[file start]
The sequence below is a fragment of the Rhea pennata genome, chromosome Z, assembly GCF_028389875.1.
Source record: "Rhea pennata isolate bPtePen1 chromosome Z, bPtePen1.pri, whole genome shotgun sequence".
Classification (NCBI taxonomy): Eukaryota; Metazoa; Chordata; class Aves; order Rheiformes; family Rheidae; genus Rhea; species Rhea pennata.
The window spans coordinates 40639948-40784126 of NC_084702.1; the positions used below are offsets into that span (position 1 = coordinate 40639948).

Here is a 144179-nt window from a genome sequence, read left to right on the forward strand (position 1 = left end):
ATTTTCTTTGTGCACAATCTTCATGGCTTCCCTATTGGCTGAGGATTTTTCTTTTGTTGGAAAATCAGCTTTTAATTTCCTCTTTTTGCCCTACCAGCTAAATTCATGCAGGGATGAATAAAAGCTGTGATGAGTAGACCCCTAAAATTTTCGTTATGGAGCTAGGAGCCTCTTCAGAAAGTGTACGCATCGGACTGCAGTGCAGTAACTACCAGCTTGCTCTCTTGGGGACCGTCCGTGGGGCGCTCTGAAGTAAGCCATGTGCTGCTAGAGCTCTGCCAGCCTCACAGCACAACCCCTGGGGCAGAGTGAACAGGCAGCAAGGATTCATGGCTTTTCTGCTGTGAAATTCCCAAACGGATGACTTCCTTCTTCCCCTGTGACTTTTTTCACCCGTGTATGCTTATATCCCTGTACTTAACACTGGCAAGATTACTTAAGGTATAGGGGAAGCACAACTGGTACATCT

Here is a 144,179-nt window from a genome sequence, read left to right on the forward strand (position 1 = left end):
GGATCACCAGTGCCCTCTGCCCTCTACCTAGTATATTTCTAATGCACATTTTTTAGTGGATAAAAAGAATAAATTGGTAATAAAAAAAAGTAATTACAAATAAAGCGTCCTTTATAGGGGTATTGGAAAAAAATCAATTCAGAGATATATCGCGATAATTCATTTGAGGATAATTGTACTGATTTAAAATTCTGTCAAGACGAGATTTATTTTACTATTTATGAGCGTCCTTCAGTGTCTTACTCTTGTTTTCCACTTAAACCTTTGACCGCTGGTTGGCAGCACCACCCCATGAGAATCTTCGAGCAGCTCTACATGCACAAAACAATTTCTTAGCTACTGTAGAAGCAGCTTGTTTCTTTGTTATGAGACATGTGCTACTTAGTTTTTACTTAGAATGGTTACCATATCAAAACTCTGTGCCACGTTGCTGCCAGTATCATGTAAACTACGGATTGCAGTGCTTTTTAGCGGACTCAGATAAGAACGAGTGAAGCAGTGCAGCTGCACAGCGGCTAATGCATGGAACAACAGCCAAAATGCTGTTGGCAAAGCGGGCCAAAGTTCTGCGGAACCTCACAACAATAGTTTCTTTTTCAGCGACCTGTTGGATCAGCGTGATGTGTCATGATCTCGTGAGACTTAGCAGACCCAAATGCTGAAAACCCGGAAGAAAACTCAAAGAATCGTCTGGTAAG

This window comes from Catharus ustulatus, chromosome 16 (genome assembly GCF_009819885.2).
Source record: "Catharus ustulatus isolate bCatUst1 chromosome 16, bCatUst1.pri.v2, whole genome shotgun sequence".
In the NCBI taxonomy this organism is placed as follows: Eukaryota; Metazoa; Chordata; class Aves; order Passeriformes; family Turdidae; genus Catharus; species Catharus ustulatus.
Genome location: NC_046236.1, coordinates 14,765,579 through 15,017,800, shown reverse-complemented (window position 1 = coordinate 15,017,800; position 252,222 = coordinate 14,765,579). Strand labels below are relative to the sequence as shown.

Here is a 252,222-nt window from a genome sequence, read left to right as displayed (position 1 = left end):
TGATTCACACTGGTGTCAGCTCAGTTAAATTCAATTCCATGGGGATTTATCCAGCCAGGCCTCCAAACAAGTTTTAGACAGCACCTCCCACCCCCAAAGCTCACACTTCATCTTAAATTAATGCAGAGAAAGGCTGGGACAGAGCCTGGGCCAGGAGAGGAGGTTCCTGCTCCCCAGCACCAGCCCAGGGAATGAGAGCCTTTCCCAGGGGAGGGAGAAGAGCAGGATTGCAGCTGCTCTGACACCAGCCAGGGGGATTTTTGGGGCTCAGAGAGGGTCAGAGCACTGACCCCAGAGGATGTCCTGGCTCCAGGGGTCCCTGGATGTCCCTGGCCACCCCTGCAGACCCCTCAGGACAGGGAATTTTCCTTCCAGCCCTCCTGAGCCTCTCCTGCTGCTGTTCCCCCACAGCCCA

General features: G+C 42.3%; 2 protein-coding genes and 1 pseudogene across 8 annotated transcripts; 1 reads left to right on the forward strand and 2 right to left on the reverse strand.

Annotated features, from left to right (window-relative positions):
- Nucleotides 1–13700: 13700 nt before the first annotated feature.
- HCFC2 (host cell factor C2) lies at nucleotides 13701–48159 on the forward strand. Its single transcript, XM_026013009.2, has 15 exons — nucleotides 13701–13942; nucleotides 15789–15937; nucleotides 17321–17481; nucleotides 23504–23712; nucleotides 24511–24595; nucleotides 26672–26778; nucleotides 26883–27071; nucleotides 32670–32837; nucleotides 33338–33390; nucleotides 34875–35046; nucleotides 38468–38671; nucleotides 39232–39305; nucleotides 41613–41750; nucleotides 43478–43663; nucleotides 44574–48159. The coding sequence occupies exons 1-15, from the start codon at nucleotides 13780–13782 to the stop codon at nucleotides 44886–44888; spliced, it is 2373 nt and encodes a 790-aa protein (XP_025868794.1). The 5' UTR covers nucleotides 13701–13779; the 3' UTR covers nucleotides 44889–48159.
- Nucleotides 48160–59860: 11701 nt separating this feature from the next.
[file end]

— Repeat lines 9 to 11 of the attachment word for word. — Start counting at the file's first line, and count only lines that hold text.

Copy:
This window comes from Catharus ustulatus, chromosome 16 (genome assembly GCF_009819885.2).
Source record: "Catharus ustulatus isolate bCatUst1 chromosome 16, bCatUst1.pri.v2, whole genome shotgun sequence".
In the NCBI taxonomy this organism is placed as follows: Eukaryota; Metazoa; Chordata; class Aves; order Passeriformes; family Turdidae; genus Catharus; species Catharus ustulatus.